Gilman emphasizes the utility and power of the corporate website to disseminate information very quickly. In crisis situations, management cannot afford to wait for media deadlines or let media define the rules of play. He recommends blank pages on an existing website where fresh material and quick updates can be quickly inserted. Alaska Airlines used this protocol very effectively during its most recent crisis. The website can also be used for the ongoing dissemination of information to the public long after the press has lost interest and the subject has turned cold.
Media Do's And Don'ts
Most corporate management fears the media and, yet, professional courtesy and respect can quite often help generate favorable treatment from the fourth estate. Again, Gilman prescribes a very explicit course of action:
- Show concern.
- Stay calm and courteous at all times.
- Set up a central communications center.
- Be a listener
ask questions of the media.
- Use your website.
- Monitor news coverage.
- Use layman's terminology.
- Communicate with employees directly.
- Never say, "No comment."
- Avoid using or repeating "negatives."
- Don't speculate
never say more than you know or can confirm.
- Don't discuss cause or fault.
- Don't allow interviews in emergency or crisis areas.
- Remember that media lives for a crisis. They will want to keep it going. Try to make it a one-day story.
Food For Thought
The vast majority of companies choose to ignore the subject. It's a combination of wishful thinking, "it can't happen to me" and/or playing second fiddle to more important priorities. Unquestionably, recent crises, particularly those caused by the 9/11 tragedy, have forced corporate management and business owners to confront the issue. Smart management will be proactive not reactive on the subject. It demands forward thinking and investment. As Gilman notes, "There can be a 100-year flood or an earthquake." Avoid the mirror principle, i.e., it can't happen to me. Therefore, review current plans, documents and procedures, even insurance policies and existing file and data backup systems. Actually, ask yourself a question, "What could constitute a crisis for my company?" The simple process of posing the question may unearth a need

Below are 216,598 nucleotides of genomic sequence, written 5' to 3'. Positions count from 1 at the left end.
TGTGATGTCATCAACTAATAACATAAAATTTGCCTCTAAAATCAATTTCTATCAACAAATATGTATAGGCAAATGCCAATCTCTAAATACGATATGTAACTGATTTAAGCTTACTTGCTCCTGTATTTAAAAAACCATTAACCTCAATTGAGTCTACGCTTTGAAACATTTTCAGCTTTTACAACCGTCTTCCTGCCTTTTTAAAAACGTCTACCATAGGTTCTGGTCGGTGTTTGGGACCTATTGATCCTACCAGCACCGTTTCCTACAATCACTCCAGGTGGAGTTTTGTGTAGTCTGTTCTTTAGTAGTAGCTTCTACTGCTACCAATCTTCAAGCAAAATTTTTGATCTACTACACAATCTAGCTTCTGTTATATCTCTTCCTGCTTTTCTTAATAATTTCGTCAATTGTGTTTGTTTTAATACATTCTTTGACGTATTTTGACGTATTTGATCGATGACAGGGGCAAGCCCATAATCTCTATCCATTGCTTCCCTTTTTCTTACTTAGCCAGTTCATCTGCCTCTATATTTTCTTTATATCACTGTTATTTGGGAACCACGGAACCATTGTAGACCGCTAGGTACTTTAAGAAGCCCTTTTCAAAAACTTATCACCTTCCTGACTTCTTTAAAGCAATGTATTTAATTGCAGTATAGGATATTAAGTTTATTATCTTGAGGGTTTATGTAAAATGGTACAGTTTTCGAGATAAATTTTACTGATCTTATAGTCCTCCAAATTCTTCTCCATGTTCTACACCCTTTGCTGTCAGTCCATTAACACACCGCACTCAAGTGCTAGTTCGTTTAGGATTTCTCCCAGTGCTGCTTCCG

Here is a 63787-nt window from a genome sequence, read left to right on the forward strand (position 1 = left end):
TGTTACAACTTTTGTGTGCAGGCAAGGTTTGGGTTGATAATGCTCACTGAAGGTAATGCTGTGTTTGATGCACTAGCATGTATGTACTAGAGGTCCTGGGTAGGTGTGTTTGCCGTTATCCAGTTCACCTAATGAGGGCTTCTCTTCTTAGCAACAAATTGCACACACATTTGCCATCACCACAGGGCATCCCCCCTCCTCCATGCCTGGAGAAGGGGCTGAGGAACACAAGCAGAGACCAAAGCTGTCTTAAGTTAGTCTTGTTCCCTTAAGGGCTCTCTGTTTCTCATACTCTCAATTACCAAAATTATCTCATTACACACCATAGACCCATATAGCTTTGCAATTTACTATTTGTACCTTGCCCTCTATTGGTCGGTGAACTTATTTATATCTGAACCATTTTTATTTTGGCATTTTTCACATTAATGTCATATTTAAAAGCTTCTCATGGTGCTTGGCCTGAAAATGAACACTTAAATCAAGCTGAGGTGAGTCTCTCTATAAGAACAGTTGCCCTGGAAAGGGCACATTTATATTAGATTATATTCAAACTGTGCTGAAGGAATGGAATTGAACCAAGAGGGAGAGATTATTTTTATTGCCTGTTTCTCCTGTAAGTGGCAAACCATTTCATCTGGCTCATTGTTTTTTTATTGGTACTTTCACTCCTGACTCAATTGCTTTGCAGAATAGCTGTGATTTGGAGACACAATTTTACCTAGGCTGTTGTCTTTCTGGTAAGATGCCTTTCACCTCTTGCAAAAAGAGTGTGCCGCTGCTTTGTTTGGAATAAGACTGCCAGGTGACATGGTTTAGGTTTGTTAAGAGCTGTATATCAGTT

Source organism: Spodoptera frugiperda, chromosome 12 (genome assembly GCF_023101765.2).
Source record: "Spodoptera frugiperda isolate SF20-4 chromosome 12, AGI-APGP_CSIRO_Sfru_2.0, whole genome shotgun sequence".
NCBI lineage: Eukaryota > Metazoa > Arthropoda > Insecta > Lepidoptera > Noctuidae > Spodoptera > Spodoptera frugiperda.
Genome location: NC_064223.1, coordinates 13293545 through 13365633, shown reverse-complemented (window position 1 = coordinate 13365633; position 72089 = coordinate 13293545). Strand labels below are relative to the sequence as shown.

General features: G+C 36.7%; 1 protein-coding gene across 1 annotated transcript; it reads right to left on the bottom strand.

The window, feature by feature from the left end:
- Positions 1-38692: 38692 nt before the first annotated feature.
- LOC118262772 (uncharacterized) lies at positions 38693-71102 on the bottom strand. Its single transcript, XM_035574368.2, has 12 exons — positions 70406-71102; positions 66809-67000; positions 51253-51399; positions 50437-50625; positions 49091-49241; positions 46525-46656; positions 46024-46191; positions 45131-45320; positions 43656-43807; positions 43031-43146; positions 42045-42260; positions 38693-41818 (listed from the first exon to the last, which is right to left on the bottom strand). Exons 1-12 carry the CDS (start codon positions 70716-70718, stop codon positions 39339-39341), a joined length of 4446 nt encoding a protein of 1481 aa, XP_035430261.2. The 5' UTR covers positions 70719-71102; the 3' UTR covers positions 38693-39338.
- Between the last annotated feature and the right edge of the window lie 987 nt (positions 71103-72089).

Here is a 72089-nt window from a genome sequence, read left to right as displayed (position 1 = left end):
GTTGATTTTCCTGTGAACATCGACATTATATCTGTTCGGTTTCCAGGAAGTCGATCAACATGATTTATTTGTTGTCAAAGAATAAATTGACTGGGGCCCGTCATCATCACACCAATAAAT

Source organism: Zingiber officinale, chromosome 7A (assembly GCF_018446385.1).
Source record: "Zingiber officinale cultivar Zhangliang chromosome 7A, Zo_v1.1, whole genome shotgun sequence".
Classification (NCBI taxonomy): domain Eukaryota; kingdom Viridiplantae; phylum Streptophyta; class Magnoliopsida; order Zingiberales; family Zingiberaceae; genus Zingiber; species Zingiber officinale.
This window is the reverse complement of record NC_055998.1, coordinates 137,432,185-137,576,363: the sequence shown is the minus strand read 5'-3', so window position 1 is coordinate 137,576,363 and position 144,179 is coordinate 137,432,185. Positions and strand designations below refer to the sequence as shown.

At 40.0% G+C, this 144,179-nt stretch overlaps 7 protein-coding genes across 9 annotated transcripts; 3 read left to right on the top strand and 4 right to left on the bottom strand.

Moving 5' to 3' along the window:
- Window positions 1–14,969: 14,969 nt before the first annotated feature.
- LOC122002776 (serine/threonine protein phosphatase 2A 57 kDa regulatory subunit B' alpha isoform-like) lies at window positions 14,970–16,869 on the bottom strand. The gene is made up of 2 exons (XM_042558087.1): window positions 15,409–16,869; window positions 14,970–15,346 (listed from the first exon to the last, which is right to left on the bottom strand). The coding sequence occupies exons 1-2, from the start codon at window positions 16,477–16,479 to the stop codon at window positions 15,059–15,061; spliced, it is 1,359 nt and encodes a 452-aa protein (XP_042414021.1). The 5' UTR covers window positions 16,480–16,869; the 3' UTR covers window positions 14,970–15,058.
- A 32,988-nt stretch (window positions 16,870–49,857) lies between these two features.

that gains attention
that generates a plan
that saves the company, down the road.
If your company ever suffers the misfortune of experiencing a crisis, always show concern for those affected, including staff and customers. This was a lesson that neither Union Carbide nor Exxon were able to grasp during the infamous tragedies that occurred on their watch. Notes Gilman, "Don't let the lawyers prevent this from happening. After all, there is a difference between blame and sorrow." And, finally, there is the issue of communication. Do it freely and do it often to those affected, including employees, stockholders and customers. Be willing to spend the money on advertising, direct response, website, notice boards, etc
whatever it takes.